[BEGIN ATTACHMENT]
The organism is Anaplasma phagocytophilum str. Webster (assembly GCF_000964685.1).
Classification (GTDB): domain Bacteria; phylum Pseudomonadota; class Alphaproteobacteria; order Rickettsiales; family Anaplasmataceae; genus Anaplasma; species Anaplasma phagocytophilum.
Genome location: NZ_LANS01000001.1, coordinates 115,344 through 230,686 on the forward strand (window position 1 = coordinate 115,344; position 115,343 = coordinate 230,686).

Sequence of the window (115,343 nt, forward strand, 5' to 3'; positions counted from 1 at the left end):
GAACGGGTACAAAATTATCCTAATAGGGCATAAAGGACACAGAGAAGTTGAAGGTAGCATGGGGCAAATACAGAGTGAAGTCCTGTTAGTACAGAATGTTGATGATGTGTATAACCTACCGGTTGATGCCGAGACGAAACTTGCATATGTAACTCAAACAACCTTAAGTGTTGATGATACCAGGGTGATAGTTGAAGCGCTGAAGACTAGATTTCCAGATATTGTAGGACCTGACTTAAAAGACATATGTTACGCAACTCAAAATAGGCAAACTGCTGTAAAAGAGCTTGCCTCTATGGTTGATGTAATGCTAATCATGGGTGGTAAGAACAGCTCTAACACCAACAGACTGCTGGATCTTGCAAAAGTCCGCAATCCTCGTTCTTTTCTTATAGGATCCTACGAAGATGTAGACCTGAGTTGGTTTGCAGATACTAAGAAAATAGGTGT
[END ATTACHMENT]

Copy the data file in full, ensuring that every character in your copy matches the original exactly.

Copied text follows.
The organism is Anaplasma phagocytophilum str. Webster (assembly GCF_000964685.1).
Classification (GTDB): domain Bacteria; phylum Pseudomonadota; class Alphaproteobacteria; order Rickettsiales; family Anaplasmataceae; genus Anaplasma; species Anaplasma phagocytophilum.
Genome location: NZ_LANS01000001.1, coordinates 115,344 through 230,686 on the forward strand (window position 1 = coordinate 115,344; position 115,343 = coordinate 230,686).

Sequence of the window (115,343 nt, forward strand, 5' to 3'; positions counted from 1 at the left end):
GAACGGGTACAAAATTATCCTAATAGGGCATAAAGGACACAGAGAAGTTGAAGGTAGCATGGGGCAAATACAGAGTGAAGTCCTGTTAGTACAGAATGTTGATGATGTGTATAACCTACCGGTTGATGCCGAGACGAAACTTGCATATGTAACTCAAACAACCTTAAGTGTTGATGATACCAGGGTGATAGTTGAAGCGCTGAAGACTAGATTTCCAGATATTGTAGGACCTGACTTAAAAGACATATGTTACGCAACTCAAAATAGGCAAACTGCTGTAAAAGAGCTTGCCTCTATGGTTGATGTAATGCTAATCATGGGTGGTAAGAACAGCTCTAACACCAACAGACTGCTGGATCTTGCAAAAGTCCGCAATCCTCGTTCTTTTCTTATAGGATCCTACGAAGATGTAGACCTGAGTTGGTTTGCAGATACTAAGAAAATAGGTGT